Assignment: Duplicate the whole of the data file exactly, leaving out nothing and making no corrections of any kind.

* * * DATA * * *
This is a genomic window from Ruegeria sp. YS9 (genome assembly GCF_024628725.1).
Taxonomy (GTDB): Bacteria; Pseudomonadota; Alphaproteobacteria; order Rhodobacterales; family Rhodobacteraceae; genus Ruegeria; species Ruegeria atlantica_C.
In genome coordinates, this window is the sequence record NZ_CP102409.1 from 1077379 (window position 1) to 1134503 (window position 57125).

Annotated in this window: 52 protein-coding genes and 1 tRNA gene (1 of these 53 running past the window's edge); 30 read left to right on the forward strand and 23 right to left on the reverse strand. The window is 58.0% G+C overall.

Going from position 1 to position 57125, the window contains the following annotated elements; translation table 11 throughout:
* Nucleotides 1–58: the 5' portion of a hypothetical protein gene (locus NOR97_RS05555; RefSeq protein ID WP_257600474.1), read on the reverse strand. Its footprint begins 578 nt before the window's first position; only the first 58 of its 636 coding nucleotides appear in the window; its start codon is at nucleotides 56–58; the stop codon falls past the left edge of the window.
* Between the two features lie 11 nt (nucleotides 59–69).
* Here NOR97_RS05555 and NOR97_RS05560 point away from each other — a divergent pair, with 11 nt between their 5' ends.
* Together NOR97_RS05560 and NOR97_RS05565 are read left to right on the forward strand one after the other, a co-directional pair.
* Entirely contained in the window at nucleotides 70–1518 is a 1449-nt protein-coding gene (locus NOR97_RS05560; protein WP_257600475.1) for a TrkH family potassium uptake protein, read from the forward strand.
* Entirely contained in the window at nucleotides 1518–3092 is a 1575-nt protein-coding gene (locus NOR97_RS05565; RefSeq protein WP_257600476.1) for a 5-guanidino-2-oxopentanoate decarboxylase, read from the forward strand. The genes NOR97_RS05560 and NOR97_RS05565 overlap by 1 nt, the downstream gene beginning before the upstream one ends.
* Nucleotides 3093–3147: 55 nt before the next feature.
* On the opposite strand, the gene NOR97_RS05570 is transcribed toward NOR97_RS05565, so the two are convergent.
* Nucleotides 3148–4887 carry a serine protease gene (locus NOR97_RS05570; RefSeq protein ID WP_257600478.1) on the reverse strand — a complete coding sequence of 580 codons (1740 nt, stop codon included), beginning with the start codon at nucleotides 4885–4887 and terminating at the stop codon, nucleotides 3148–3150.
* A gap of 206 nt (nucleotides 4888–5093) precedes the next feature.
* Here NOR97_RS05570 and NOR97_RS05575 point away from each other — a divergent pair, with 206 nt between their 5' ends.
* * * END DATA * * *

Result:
This is a genomic window from Ruegeria sp. YS9 (genome assembly GCF_024628725.1).
Taxonomy (GTDB): Bacteria; Pseudomonadota; Alphaproteobacteria; order Rhodobacterales; family Rhodobacteraceae; genus Ruegeria; species Ruegeria atlantica_C.
In genome coordinates, this window is the sequence record NZ_CP102409.1 from 1077379 (window position 1) to 1134503 (window position 57125).

Annotated in this window: 52 protein-coding genes and 1 tRNA gene (1 of these 53 running past the window's edge); 30 read left to right on the forward strand and 23 right to left on the reverse strand. The window is 58.0% G+C overall.

Going from position 1 to position 57125, the window contains the following annotated elements; translation table 11 throughout:
* Nucleotides 1–58: the 5' portion of a hypothetical protein gene (locus NOR97_RS05555; RefSeq protein ID WP_257600474.1), read on the reverse strand. Its footprint begins 578 nt before the window's first position; only the first 58 of its 636 coding nucleotides appear in the window; its start codon is at nucleotides 56–58; the stop codon falls past the left edge of the window.
* Between the two features lie 11 nt (nucleotides 59–69).
* Here NOR97_RS05555 and NOR97_RS05560 point away from each other — a divergent pair, with 11 nt between their 5' ends.
* Together NOR97_RS05560 and NOR97_RS05565 are read left to right on the forward strand one after the other, a co-directional pair.
* Entirely contained in the window at nucleotides 70–1518 is a 1449-nt protein-coding gene (locus NOR97_RS05560; protein WP_257600475.1) for a TrkH family potassium uptake protein, read from the forward strand.
* Entirely contained in the window at nucleotides 1518–3092 is a 1575-nt protein-coding gene (locus NOR97_RS05565; RefSeq protein WP_257600476.1) for a 5-guanidino-2-oxopentanoate decarboxylase, read from the forward strand. The genes NOR97_RS05560 and NOR97_RS05565 overlap by 1 nt, the downstream gene beginning before the upstream one ends.
* Nucleotides 3093–3147: 55 nt before the next feature.
* On the opposite strand, the gene NOR97_RS05570 is transcribed toward NOR97_RS05565, so the two are convergent.
* Nucleotides 3148–4887 carry a serine protease gene (locus NOR97_RS05570; RefSeq protein ID WP_257600478.1) on the reverse strand — a complete coding sequence of 580 codons (1740 nt, stop codon included), beginning with the start codon at nucleotides 4885–4887 and terminating at the stop codon, nucleotides 3148–3150.
* A gap of 206 nt (nucleotides 4888–5093) precedes the next feature.
* Here NOR97_RS05570 and NOR97_RS05575 point away from each other — a divergent pair, with 206 nt between their 5' ends.